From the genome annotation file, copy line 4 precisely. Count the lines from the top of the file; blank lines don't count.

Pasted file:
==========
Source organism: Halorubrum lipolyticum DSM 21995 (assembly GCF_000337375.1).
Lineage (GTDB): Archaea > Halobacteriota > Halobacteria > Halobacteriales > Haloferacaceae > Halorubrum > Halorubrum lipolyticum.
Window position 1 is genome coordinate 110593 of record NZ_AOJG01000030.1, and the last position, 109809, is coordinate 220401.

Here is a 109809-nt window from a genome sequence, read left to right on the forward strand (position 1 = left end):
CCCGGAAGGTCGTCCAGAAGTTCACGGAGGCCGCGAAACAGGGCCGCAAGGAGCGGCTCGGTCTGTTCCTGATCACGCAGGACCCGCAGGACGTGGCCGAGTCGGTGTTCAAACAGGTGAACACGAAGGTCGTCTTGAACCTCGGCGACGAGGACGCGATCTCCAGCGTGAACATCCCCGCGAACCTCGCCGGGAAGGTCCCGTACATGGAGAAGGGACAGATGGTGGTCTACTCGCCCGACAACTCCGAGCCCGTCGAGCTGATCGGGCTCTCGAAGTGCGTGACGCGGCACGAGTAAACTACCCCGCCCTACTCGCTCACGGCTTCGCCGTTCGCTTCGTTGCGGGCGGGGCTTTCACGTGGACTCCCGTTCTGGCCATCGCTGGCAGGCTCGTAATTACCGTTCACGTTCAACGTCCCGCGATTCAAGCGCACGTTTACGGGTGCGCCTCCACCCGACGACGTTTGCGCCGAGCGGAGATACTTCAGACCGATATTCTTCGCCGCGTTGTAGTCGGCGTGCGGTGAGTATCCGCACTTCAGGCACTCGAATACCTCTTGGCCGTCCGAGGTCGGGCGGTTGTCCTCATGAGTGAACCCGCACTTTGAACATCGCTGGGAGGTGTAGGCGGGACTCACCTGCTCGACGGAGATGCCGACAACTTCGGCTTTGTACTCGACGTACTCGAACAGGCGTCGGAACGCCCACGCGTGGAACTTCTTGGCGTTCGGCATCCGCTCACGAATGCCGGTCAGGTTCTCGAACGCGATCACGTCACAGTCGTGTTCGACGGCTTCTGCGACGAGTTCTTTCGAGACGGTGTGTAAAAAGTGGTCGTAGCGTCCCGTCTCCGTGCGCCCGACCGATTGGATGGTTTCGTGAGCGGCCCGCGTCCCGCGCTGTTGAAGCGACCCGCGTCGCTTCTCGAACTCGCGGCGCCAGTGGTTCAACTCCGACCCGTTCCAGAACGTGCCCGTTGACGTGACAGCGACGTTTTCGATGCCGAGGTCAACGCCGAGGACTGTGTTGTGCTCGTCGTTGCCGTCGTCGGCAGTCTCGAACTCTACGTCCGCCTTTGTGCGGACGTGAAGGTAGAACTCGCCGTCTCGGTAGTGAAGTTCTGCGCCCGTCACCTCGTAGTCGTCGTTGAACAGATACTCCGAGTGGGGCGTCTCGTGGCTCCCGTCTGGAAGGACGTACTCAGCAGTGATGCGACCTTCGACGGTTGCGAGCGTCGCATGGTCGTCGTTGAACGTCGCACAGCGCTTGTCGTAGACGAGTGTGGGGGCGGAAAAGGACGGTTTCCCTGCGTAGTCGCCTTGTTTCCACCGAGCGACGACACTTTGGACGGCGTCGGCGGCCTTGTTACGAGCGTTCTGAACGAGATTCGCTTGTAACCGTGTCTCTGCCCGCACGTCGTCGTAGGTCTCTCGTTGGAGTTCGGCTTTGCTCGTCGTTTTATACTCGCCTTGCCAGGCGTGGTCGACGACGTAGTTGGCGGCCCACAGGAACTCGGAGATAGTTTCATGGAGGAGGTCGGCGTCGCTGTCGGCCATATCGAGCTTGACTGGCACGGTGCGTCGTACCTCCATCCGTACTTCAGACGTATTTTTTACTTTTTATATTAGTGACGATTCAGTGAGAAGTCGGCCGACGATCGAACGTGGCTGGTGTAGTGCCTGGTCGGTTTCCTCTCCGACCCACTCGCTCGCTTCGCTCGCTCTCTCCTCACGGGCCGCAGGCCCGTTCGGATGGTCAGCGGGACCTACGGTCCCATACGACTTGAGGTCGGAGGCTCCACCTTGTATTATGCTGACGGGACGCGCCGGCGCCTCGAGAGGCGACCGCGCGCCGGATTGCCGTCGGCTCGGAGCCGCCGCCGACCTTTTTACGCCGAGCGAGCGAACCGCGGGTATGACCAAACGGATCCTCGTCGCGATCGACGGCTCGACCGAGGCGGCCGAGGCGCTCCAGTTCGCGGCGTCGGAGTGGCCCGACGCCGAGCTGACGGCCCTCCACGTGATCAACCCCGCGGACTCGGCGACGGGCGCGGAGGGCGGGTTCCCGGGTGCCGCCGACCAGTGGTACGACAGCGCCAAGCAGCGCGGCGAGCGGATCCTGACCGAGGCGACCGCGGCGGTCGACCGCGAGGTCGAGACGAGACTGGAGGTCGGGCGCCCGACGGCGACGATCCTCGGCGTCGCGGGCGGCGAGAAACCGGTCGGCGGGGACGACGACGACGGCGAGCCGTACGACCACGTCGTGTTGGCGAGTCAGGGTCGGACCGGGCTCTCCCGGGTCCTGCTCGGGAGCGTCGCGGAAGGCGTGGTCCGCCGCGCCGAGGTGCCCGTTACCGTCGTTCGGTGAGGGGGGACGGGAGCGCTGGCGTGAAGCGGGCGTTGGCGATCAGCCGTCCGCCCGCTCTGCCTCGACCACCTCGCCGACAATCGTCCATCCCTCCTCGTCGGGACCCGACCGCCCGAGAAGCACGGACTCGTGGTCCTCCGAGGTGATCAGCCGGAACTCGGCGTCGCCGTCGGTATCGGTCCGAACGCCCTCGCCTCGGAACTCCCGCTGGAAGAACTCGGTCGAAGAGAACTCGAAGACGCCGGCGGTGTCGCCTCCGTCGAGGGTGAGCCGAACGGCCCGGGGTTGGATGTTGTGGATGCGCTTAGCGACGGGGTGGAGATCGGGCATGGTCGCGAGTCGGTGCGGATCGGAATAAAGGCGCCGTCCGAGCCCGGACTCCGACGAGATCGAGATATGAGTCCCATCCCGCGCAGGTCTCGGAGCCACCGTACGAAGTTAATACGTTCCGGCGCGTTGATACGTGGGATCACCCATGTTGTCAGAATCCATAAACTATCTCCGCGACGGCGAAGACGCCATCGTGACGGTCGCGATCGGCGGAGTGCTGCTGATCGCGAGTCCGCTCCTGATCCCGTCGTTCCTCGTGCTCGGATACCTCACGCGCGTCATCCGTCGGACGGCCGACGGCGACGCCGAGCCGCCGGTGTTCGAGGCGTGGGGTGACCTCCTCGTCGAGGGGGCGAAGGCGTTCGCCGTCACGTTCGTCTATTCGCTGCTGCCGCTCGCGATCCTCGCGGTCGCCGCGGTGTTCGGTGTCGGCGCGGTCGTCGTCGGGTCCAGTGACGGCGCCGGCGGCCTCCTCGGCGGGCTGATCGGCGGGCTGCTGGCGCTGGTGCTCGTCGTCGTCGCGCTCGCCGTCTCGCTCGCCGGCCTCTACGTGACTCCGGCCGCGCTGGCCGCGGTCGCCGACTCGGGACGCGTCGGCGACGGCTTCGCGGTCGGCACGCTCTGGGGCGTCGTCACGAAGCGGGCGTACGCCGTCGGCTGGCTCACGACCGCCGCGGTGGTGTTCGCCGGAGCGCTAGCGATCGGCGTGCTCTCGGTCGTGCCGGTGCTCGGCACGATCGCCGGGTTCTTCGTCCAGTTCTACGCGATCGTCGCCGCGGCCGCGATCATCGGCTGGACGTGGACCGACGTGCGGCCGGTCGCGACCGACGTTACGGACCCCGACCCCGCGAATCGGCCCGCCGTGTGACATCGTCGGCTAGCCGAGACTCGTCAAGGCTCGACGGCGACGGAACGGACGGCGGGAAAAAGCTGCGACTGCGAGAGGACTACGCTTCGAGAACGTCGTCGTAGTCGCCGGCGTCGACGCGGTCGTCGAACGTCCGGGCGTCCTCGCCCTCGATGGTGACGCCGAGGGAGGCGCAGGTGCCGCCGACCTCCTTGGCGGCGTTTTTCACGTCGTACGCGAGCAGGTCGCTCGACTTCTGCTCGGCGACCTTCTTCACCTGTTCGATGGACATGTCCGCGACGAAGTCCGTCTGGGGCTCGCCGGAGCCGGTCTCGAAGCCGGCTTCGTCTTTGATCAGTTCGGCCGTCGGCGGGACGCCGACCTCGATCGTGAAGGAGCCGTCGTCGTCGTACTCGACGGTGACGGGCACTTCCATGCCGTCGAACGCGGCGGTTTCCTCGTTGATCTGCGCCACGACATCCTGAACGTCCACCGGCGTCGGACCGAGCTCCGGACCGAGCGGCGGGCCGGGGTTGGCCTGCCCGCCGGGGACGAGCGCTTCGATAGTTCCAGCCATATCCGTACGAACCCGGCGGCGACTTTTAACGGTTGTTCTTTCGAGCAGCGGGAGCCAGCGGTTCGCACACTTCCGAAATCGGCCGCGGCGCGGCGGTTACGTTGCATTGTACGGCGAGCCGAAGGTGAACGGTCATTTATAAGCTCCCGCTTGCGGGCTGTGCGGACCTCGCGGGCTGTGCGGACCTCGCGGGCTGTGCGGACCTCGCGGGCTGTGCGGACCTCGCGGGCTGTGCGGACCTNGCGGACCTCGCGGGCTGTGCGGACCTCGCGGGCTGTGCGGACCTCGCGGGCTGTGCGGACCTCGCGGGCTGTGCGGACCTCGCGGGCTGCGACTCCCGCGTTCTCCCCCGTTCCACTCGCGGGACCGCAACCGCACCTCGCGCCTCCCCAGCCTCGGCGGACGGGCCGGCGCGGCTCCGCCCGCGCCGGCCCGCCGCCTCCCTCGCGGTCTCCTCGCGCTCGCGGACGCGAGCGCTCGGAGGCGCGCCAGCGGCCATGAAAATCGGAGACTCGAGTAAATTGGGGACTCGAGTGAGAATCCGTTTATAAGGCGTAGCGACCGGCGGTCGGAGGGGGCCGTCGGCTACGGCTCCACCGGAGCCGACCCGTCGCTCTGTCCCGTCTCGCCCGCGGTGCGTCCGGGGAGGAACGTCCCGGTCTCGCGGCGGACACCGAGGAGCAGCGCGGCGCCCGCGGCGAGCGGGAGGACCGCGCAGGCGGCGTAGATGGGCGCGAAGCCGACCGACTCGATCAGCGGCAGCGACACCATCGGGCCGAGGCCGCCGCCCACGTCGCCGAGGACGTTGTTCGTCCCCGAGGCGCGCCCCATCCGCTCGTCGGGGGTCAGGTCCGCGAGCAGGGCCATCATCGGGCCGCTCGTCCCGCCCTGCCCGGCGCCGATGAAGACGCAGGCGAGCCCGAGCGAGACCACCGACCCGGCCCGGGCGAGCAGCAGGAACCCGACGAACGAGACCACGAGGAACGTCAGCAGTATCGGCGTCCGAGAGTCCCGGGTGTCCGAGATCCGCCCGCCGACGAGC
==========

Here is a 109809-nt window from a genome sequence, read left to right on the forward strand (position 1 = left end):